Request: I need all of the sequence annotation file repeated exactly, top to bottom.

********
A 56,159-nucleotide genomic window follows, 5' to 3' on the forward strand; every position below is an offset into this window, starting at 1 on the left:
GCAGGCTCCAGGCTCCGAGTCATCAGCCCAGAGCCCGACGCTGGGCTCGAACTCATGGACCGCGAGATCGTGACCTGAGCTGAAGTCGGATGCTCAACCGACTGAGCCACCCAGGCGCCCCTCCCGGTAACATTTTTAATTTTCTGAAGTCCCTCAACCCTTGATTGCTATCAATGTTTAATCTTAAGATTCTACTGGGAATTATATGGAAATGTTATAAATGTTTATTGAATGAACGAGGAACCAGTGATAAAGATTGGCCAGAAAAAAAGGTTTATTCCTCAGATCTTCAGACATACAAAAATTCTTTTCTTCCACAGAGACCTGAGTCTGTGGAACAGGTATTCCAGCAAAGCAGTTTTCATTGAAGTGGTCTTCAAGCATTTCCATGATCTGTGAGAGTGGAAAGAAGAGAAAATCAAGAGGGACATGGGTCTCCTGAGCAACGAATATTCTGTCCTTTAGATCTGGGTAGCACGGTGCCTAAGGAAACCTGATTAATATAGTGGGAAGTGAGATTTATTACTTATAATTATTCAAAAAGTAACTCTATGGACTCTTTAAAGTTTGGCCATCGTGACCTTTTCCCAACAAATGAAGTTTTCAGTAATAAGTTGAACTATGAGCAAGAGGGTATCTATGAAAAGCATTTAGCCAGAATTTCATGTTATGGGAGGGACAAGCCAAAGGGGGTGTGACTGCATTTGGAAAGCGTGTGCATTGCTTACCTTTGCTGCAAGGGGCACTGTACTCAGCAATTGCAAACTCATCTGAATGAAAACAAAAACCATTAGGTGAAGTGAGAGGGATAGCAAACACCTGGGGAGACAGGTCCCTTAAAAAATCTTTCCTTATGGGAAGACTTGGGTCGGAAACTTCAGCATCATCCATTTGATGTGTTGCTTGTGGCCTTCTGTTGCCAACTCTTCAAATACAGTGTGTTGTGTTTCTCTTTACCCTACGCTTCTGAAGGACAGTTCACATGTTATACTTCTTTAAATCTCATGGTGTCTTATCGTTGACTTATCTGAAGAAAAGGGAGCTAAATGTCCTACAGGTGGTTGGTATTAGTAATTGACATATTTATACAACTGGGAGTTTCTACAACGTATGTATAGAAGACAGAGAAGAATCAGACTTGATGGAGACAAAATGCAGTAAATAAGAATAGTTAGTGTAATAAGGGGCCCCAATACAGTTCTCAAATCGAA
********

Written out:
A 56,159-nucleotide genomic window follows, 5' to 3' on the forward strand; every position below is an offset into this window, starting at 1 on the left:
GCAGGCTCCAGGCTCCGAGTCATCAGCCCAGAGCCCGACGCTGGGCTCGAACTCATGGACCGCGAGATCGTGACCTGAGCTGAAGTCGGATGCTCAACCGACTGAGCCACCCAGGCGCCCCTCCCGGTAACATTTTTAATTTTCTGAAGTCCCTCAACCCTTGATTGCTATCAATGTTTAATCTTAAGATTCTACTGGGAATTATATGGAAATGTTATAAATGTTTATTGAATGAACGAGGAACCAGTGATAAAGATTGGCCAGAAAAAAAGGTTTATTCCTCAGATCTTCAGACATACAAAAATTCTTTTCTTCCACAGAGACCTGAGTCTGTGGAACAGGTATTCCAGCAAAGCAGTTTTCATTGAAGTGGTCTTCAAGCATTTCCATGATCTGTGAGAGTGGAAAGAAGAGAAAATCAAGAGGGACATGGGTCTCCTGAGCAACGAATATTCTGTCCTTTAGATCTGGGTAGCACGGTGCCTAAGGAAACCTGATTAATATAGTGGGAAGTGAGATTTATTACTTATAATTATTCAAAAAGTAACTCTATGGACTCTTTAAAGTTTGGCCATCGTGACCTTTTCCCAACAAATGAAGTTTTCAGTAATAAGTTGAACTATGAGCAAGAGGGTATCTATGAAAAGCATTTAGCCAGAATTTCATGTTATGGGAGGGACAAGCCAAAGGGGGTGTGACTGCATTTGGAAAGCGTGTGCATTGCTTACCTTTGCTGCAAGGGGCACTGTACTCAGCAATTGCAAACTCATCTGAATGAAAACAAAAACCATTAGGTGAAGTGAGAGGGATAGCAAACACCTGGGGAGACAGGTCCCTTAAAAAATCTTTCCTTATGGGAAGACTTGGGTCGGAAACTTCAGCATCATCCATTTGATGTGTTGCTTGTGGCCTTCTGTTGCCAACTCTTCAAATACAGTGTGTTGTGTTTCTCTTTACCCTACGCTTCTGAAGGACAGTTCACATGTTATACTTCTTTAAATCTCATGGTGTCTTATCGTTGACTTATCTGAAGAAAAGGGAGCTAAATGTCCTACAGGTGGTTGGTATTAGTAATTGACATATTTATACAACTGGGAGTTTCTACAACGTATGTATAGAAGACAGAGAAGAATCAGACTTGATGGAGACAAAATGCAGTAAATAAGAATAGTTAGTGTAATAAGGGGCCCCAATACAGTTCTCAAATCGAA